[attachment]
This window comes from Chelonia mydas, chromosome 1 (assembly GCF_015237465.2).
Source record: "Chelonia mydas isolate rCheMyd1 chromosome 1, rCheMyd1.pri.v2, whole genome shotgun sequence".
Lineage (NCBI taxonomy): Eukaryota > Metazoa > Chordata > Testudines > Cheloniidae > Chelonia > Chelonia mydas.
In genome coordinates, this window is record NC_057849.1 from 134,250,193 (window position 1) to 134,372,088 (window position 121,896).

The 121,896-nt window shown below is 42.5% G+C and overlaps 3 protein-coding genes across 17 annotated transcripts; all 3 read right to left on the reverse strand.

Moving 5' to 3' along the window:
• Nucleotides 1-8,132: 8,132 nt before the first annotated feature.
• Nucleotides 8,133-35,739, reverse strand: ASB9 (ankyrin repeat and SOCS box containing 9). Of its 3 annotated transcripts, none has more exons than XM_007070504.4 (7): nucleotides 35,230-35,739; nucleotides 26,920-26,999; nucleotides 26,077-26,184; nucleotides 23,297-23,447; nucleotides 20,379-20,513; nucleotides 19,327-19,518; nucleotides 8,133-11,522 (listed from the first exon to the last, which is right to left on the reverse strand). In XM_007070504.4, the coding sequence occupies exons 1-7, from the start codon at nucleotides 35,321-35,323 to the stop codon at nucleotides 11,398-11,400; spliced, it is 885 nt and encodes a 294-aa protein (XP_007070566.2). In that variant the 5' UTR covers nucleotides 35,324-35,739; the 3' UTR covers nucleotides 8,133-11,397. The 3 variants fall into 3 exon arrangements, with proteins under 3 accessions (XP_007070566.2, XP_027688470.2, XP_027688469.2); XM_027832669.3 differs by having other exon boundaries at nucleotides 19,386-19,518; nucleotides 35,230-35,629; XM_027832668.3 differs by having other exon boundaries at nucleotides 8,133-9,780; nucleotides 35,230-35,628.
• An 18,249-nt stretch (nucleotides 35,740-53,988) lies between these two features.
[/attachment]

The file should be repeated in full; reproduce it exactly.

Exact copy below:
This window comes from Chelonia mydas, chromosome 1 (assembly GCF_015237465.2).
Source record: "Chelonia mydas isolate rCheMyd1 chromosome 1, rCheMyd1.pri.v2, whole genome shotgun sequence".
Lineage (NCBI taxonomy): Eukaryota > Metazoa > Chordata > Testudines > Cheloniidae > Chelonia > Chelonia mydas.
In genome coordinates, this window is record NC_057849.1 from 134,250,193 (window position 1) to 134,372,088 (window position 121,896).

The 121,896-nt window shown below is 42.5% G+C and overlaps 3 protein-coding genes across 17 annotated transcripts; all 3 read right to left on the reverse strand.

Moving 5' to 3' along the window:
• Nucleotides 1-8,132: 8,132 nt before the first annotated feature.
• Nucleotides 8,133-35,739, reverse strand: ASB9 (ankyrin repeat and SOCS box containing 9). Of its 3 annotated transcripts, none has more exons than XM_007070504.4 (7): nucleotides 35,230-35,739; nucleotides 26,920-26,999; nucleotides 26,077-26,184; nucleotides 23,297-23,447; nucleotides 20,379-20,513; nucleotides 19,327-19,518; nucleotides 8,133-11,522 (listed from the first exon to the last, which is right to left on the reverse strand). In XM_007070504.4, the coding sequence occupies exons 1-7, from the start codon at nucleotides 35,321-35,323 to the stop codon at nucleotides 11,398-11,400; spliced, it is 885 nt and encodes a 294-aa protein (XP_007070566.2). In that variant the 5' UTR covers nucleotides 35,324-35,739; the 3' UTR covers nucleotides 8,133-11,397. The 3 variants fall into 3 exon arrangements, with proteins under 3 accessions (XP_007070566.2, XP_027688470.2, XP_027688469.2); XM_027832669.3 differs by having other exon boundaries at nucleotides 19,386-19,518; nucleotides 35,230-35,629; XM_027832668.3 differs by having other exon boundaries at nucleotides 8,133-9,780; nucleotides 35,230-35,628.
• An 18,249-nt stretch (nucleotides 35,740-53,988) lies between these two features.